19 April 2024

Riding the AI wave, Microsoft reports record-breaking profits, made $20.1 billion last quarter

3 min read

Riding the AI wave, Microsoft reports record-breaking profits, made $20.1 billion last quarter

Microsoft made some serious money last quarter. Although CEO Satya Nadella believes that AI hasn’t had that big a factor to play on these earnings, Microsoft, has been capitalizing on its investments in OpenAI, makers of ChatGPT, to launch a Bing chatbot and other AI tools

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Microsoft reported a significant 20 per cent increase in quarterly profits, which has bolstered its position in the competition against rivals like Google, Amazon, and Meta (parent company of Facebook) in the field of selling the latest artificial intelligence technology.

The software giant’s fiscal fourth-quarter profit reached $20.1 billion, equivalent to $2.69 per share, surpassing the analysts’ expectations of $2.55 per share. Moreover, it achieved a revenue of $56.2 billion in the April-June period, marking an 8 per cent increase compared to the previous year and exceeding the forecasted revenue of $55.49 billion.

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Despite the positive financial results, Microsoft’s CEO, Satya Nadella, acknowledged that the AI features added to their existing products, such as cloud computing services, workplace software, and Bing search engine, have not yet had a significant impact on their financial outcomes.

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However, the company has been actively investing in generative AI tools, capitalizing on its investments in OpenAI, the creator of ChatGPT, to launch a Bing chatbot and other AI tools tailored to business customers. Microsoft is also planning to charge $30 per user for its new AI “Copilot,” which integrates with software like Word, Excel, and email.

The company’s stock experienced a slight drop in after-hours trading despite beating Wall Street’s expectations for profit and revenue. Investors have been closely monitoring Microsoft’s early revenue from AI investments, the performance of its Azure cloud computing platform, and the potential closure of its deal to acquire video game company Activision Blizzard, which could drive more users to Xbox game systems and other Microsoft platforms.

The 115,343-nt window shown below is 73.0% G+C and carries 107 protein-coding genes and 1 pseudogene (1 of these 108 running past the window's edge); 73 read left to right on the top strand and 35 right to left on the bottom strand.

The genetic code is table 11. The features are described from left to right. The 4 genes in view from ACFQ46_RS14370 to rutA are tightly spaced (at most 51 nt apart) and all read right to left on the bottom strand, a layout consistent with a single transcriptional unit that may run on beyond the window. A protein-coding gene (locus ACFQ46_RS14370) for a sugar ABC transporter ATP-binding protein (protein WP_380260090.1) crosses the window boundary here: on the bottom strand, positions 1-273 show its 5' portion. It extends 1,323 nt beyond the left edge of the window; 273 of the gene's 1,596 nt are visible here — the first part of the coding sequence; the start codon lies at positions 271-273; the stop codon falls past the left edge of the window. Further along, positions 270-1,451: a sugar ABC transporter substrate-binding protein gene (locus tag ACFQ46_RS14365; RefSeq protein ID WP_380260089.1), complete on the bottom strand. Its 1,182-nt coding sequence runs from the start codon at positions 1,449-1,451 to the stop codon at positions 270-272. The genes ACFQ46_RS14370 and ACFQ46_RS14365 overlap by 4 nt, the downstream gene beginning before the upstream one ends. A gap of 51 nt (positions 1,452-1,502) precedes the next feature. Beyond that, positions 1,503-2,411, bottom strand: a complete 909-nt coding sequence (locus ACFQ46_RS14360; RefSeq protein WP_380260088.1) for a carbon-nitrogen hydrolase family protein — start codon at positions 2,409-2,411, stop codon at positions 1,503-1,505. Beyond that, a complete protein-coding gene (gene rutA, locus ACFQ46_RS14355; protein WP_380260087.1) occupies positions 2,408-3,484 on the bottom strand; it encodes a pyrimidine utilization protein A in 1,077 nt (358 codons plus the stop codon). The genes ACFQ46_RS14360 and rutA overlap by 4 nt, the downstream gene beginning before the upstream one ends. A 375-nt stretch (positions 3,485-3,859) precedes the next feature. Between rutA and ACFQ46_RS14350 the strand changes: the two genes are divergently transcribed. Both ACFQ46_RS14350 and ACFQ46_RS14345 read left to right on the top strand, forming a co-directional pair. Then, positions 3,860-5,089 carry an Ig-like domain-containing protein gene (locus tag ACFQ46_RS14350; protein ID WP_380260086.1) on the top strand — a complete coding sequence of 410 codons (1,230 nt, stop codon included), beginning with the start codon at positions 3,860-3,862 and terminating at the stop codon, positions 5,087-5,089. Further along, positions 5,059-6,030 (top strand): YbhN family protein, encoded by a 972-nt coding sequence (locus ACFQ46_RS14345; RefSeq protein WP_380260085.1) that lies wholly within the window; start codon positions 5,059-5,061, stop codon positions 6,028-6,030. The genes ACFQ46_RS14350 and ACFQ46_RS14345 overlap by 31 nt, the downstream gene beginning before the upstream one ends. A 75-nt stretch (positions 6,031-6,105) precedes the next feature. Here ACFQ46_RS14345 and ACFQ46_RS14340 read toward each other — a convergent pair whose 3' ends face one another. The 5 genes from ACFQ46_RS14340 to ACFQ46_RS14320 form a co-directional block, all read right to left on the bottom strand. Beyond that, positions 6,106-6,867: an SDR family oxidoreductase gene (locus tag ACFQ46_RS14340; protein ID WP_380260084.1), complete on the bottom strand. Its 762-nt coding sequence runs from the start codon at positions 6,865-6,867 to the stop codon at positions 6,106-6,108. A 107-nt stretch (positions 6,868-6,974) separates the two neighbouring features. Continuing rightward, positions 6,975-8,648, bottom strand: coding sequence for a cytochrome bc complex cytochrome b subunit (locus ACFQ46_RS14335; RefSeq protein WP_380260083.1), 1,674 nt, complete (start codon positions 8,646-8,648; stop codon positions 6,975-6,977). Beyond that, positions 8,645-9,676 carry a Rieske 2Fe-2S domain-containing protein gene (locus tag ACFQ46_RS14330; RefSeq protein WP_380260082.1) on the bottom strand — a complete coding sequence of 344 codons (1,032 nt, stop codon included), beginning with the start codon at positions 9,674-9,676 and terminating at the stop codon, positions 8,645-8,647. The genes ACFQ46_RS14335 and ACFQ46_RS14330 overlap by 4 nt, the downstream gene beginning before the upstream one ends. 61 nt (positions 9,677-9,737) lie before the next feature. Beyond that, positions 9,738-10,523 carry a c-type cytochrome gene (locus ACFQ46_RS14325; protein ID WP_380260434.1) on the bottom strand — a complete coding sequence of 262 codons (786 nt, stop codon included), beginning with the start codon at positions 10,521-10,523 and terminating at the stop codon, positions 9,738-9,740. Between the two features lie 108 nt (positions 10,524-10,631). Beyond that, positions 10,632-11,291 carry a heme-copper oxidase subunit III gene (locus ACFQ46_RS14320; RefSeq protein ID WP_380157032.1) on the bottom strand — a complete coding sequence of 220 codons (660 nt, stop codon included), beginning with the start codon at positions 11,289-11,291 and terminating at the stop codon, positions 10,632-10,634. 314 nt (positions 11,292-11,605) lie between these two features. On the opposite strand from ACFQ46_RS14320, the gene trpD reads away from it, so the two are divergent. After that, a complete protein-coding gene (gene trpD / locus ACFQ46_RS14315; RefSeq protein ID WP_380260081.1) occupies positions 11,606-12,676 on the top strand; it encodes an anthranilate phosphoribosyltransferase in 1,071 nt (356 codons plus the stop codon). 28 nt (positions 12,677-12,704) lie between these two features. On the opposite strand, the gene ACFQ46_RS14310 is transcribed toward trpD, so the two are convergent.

Microsoft’s cloud business segment, with a 15 per cent growth, was the highest-earning in the quarter, generating $24 billion in sales. The flagship Azure platform, along with other cloud services, contributed significantly to this growth.

The company’s productivity software business, led by its Office suite, saw a 10 per cent increase in sales, reaching $18.3 billion for the April-June quarter.

Although AI has captured the attention of the public and investors, Microsoft’s personal computing business, centred around licensing fees for Windows software, remains a crucial revenue stream. This segment earned $13.9 billion in the quarter, down 4 per cent from the previous year, partly due to a decline in PC shipments. However, Gartner suggests that the PC market may stabilize and see growth again in 2024.

While Microsoft’s business-oriented approach has provided some insulation from economic challenges, the company has still undergone workforce reductions, including layoffs of hundreds of workers near its headquarters in Redmond, Washington. Earlier this year, Microsoft cut around 10,000 employees, amounting to almost 5 per cent of its workforce.